Peace in our time

I’m glad the elections brought Iraq peace and stability and freedom, as one commenter claimed last week.

A suicide bomber killed 32 mourners and injured dozens at a funeral for the nephew of a Shiite politician, one of several attacks Wednesday across Iraq that killed a total of 52 people — making it the deadliest day since the Dec. 15 elections….

More than 100 mourners were standing in a cemetery in Muqdadiyah, about 60 miles north of Baghdad, for the burial of a nephew of Ahmed al-Bakka when the bomber struck, the Diyala provincial police said. The cemetery was strewn with body parts and the tombstones were stained with blood.

At least 32 people were killed and 42 injured, said Dr. Firas al-Nida of the Muqdadiyah hospital.

Al-Bakka had survived an assassination attempt Tuesday that killed his nephew. Al-Bakka is the head of the local Dawa party, led by Prime Minister Ibrahim al-Jaafari and a main partner in the country’s largest Shiite political coalition, the United Iraqi Alliance.

Things are now worse than everas bad as they were before. Only now, no one’s watching. The wiretap smokescreen continues to transfix the media and the blogosphere, and ironically strengthens Bush’s tough-guy image. Meanwhile, our precious little war rages on, and the elections bring us one step closer to all-out civil war.

The Discussion: 8 Comments

Sad event indeed. Today’s technology makes it easier for suicide bombers to do their bidding, as well as coordinate anonymously.

However, I wouldn’t say this event indicates a progression to civil war. Unless we start seeing more serious problems, like part of the new iraqi army being loyal to different leaders, like when Chiang Kai Shek grew his army too fast and some had loyalty to particular warlords or commies from russia.

Hopefully Iran’s influence in this case will be less than russia’s in China’s case.

January 4, 2006 @ 4:27 pm | Comment

I’m guessing your “worse than ever” claim is based on first-hand evidence, right? It must be, because I imagine you’d be hard-pressed to find anybody (with the possible exception of a media-savvy Sunni whose hands you happly play into) who says things are now “worse than ever.” (a pretty bold claim, considering past states of existence include “war” and “far worse insurgency by any rubric.”

January 4, 2006 @ 7:29 pm | Comment

Janus, all thinking people know things are worse than ever in Iraq as the country veers into an Iranian style theocracy that’s also in the throes of a bloody civil war. Did you read the letter from the parents of the slain soldier below, from the Washington Post. Read it carefully, maybe some of the truth will seep in.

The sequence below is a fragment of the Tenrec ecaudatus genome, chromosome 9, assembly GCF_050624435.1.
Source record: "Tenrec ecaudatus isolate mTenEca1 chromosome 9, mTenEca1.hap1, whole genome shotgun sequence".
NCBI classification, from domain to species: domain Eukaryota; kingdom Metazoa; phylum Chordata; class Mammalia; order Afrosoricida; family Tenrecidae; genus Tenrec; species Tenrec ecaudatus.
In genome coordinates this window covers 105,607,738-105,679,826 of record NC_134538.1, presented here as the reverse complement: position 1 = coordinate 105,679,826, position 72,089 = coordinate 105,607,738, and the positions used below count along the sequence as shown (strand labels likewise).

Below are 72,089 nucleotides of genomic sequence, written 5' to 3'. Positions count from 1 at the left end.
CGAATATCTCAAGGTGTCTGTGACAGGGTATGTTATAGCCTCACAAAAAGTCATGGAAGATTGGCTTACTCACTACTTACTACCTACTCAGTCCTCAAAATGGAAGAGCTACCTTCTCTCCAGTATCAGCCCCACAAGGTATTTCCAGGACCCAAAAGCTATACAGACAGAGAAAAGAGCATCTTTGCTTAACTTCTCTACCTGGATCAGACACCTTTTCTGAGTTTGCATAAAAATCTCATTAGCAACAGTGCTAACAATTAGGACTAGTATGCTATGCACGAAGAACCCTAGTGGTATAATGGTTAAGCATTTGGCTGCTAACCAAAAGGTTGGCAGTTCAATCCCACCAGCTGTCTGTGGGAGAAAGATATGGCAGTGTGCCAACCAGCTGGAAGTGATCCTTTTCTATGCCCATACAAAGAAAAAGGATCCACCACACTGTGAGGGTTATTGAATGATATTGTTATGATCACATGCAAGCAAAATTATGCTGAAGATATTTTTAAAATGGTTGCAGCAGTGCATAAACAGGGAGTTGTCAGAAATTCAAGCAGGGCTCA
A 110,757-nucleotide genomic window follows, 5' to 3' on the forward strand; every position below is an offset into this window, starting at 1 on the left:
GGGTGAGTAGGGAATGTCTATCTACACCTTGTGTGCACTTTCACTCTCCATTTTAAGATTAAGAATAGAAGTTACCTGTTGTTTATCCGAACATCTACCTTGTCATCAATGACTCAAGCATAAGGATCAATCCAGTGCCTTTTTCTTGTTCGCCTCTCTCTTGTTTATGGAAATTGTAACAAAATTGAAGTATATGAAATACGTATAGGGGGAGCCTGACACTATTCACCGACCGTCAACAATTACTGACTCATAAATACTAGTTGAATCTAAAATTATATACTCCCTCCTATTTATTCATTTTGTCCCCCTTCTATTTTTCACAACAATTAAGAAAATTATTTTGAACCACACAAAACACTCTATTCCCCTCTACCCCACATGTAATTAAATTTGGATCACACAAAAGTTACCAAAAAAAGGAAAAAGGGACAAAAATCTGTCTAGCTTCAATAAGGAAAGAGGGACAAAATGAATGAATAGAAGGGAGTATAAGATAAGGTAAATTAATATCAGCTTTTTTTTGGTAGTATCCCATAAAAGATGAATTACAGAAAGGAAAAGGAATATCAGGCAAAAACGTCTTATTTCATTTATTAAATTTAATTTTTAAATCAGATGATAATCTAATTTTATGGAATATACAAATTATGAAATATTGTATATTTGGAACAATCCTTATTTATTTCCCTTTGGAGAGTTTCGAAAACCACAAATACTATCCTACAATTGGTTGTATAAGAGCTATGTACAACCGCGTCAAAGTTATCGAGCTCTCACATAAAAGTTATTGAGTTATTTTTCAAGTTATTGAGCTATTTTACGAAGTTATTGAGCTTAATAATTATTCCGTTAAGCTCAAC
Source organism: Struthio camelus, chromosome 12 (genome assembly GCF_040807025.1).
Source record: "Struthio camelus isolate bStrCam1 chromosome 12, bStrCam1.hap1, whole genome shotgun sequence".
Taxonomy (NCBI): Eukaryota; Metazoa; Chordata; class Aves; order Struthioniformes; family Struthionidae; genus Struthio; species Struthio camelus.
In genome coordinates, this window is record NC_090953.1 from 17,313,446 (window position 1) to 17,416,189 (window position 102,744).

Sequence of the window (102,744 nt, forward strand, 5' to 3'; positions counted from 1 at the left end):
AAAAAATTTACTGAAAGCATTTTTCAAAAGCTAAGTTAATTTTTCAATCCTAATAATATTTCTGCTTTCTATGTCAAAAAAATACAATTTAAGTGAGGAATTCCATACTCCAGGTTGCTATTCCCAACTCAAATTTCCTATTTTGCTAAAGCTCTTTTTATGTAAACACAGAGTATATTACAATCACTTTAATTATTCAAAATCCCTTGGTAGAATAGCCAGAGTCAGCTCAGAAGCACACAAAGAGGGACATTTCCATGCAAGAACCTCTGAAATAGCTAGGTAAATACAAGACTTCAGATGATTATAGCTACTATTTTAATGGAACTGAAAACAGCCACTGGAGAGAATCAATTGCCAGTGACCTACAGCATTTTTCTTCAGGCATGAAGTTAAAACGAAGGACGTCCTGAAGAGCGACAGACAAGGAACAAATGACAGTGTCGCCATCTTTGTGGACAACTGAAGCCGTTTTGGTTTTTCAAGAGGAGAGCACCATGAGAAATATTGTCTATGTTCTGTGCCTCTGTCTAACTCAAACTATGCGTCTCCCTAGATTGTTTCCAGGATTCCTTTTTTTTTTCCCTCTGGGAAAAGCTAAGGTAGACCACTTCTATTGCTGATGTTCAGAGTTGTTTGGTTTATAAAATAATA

January 4, 2006 @ 8:21 pm | Comment

Richard. “Worse than ever” is a bit of hyperbole, and it ruined an otherwise acerbic, biting, yet forcefully understated lead-in. Take the hit, and move on. You have lots of other points to drive home which stand on firmer ground.

January 5, 2006 @ 12:43 am | Comment

Lirelou, I’,m a reasonable guy. Instead of “worse than ever” I’m willing to make it “as bad as before.” Which it is.

January 5, 2006 @ 1:13 am | Comment

Richard, not taking any issue with what you said about Iraq, but the wiretap issue a “smokescreen?” We have the (near certainty of the) president of the United States blatantly (without even a fig-leaf) disregarding the law—what strikes me as certainly a High Crime if not a Misdemeanor—and you write it off as a smokescreen?

January 5, 2006 @ 2:57 pm | Comment

I don’t write it off at all, and maybe smokescreen wasn’t the perfect way to describe it. It has become a smokescreen – or more specifically, a deflector. Bush didn’t plan it, he was just lucky that the story broke just as the news from Iraq soured following Americans’ irrational exuberance over the Iraqi elections.

What Bush did was illegal and in times of sanity it would be impeachable. But these aren’t times of sanity. All bush has to do is hide behind the mantra of national security, and can do as he pleases. And since the Dems can’t get themselves organized enough to punch back and expose Bush’s crimes, bush comes across as seeming muy, muy macho, much more so than those bickering, whiny democrats. Of course, if more Americans understood just how dire things are in Iraq, Bush’s patina of machismo would tarnish rapidly. But luckily for Bush, the NSA controversy has created just the right kind of uproar, making him a criminal in the eyes of the educated inority, and a terrorist-fighting Rambo in the eyes of the ignorant.

January 6, 2006 @ 12:03 am | Comment

Welp, latest AP poll shows American voters favoring Democrats in 06 by substantial margins – should those hold, perhaps we can talk about impeachment soon…

January 7, 2006 @ 12:41 am | Comment

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